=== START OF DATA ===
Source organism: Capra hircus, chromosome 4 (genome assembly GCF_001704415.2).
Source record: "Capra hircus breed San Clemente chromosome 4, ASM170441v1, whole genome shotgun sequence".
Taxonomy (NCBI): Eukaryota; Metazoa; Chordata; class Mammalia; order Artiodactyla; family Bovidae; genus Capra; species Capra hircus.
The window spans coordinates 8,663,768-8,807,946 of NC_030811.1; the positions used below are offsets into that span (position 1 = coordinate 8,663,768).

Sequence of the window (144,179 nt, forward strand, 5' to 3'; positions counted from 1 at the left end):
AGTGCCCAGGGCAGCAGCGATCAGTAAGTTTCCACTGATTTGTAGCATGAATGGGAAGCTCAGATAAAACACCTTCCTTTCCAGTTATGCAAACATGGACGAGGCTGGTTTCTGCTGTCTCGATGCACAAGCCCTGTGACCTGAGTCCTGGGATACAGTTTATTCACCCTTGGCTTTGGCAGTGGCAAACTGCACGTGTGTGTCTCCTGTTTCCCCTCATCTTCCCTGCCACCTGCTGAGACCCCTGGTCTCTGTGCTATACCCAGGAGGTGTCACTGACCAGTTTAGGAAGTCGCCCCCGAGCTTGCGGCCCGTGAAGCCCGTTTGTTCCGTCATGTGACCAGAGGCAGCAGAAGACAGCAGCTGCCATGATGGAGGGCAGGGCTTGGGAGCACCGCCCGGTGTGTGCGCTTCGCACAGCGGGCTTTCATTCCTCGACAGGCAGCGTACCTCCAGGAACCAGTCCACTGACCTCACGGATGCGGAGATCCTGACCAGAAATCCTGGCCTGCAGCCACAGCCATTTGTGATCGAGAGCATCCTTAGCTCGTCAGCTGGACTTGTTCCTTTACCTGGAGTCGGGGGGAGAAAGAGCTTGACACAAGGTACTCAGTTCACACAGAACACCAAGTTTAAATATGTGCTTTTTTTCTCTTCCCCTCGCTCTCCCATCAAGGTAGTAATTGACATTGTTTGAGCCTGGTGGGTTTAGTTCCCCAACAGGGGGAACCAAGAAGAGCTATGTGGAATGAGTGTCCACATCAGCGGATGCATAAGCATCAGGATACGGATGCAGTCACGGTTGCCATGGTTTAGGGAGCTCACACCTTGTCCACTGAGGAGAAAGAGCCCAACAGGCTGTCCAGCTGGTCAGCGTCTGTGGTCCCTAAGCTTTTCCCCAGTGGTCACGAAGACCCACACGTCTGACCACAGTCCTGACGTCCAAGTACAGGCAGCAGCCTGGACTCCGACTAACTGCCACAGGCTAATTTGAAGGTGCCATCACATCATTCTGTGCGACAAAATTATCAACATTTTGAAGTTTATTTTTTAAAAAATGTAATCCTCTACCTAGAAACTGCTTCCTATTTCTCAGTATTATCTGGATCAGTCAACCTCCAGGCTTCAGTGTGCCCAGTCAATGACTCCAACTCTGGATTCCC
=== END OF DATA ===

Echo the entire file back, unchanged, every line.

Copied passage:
Source organism: Capra hircus, chromosome 4 (genome assembly GCF_001704415.2).
Source record: "Capra hircus breed San Clemente chromosome 4, ASM170441v1, whole genome shotgun sequence".
Taxonomy (NCBI): Eukaryota; Metazoa; Chordata; class Mammalia; order Artiodactyla; family Bovidae; genus Capra; species Capra hircus.
The window spans coordinates 8,663,768-8,807,946 of NC_030811.1; the positions used below are offsets into that span (position 1 = coordinate 8,663,768).

Sequence of the window (144,179 nt, forward strand, 5' to 3'; positions counted from 1 at the left end):
AGTGCCCAGGGCAGCAGCGATCAGTAAGTTTCCACTGATTTGTAGCATGAATGGGAAGCTCAGATAAAACACCTTCCTTTCCAGTTATGCAAACATGGACGAGGCTGGTTTCTGCTGTCTCGATGCACAAGCCCTGTGACCTGAGTCCTGGGATACAGTTTATTCACCCTTGGCTTTGGCAGTGGCAAACTGCACGTGTGTGTCTCCTGTTTCCCCTCATCTTCCCTGCCACCTGCTGAGACCCCTGGTCTCTGTGCTATACCCAGGAGGTGTCACTGACCAGTTTAGGAAGTCGCCCCCGAGCTTGCGGCCCGTGAAGCCCGTTTGTTCCGTCATGTGACCAGAGGCAGCAGAAGACAGCAGCTGCCATGATGGAGGGCAGGGCTTGGGAGCACCGCCCGGTGTGTGCGCTTCGCACAGCGGGCTTTCATTCCTCGACAGGCAGCGTACCTCCAGGAACCAGTCCACTGACCTCACGGATGCGGAGATCCTGACCAGAAATCCTGGCCTGCAGCCACAGCCATTTGTGATCGAGAGCATCCTTAGCTCGTCAGCTGGACTTGTTCCTTTACCTGGAGTCGGGGGGAGAAAGAGCTTGACACAAGGTACTCAGTTCACACAGAACACCAAGTTTAAATATGTGCTTTTTTTCTCTTCCCCTCGCTCTCCCATCAAGGTAGTAATTGACATTGTTTGAGCCTGGTGGGTTTAGTTCCCCAACAGGGGGAACCAAGAAGAGCTATGTGGAATGAGTGTCCACATCAGCGGATGCATAAGCATCAGGATACGGATGCAGTCACGGTTGCCATGGTTTAGGGAGCTCACACCTTGTCCACTGAGGAGAAAGAGCCCAACAGGCTGTCCAGCTGGTCAGCGTCTGTGGTCCCTAAGCTTTTCCCCAGTGGTCACGAAGACCCACACGTCTGACCACAGTCCTGACGTCCAAGTACAGGCAGCAGCCTGGACTCCGACTAACTGCCACAGGCTAATTTGAAGGTGCCATCACATCATTCTGTGCGACAAAATTATCAACATTTTGAAGTTTATTTTTTAAAAAATGTAATCCTCTACCTAGAAACTGCTTCCTATTTCTCAGTATTATCTGGATCAGTCAACCTCCAGGCTTCAGTGTGCCCAGTCAATGACTCCAACTCTGGATTCCC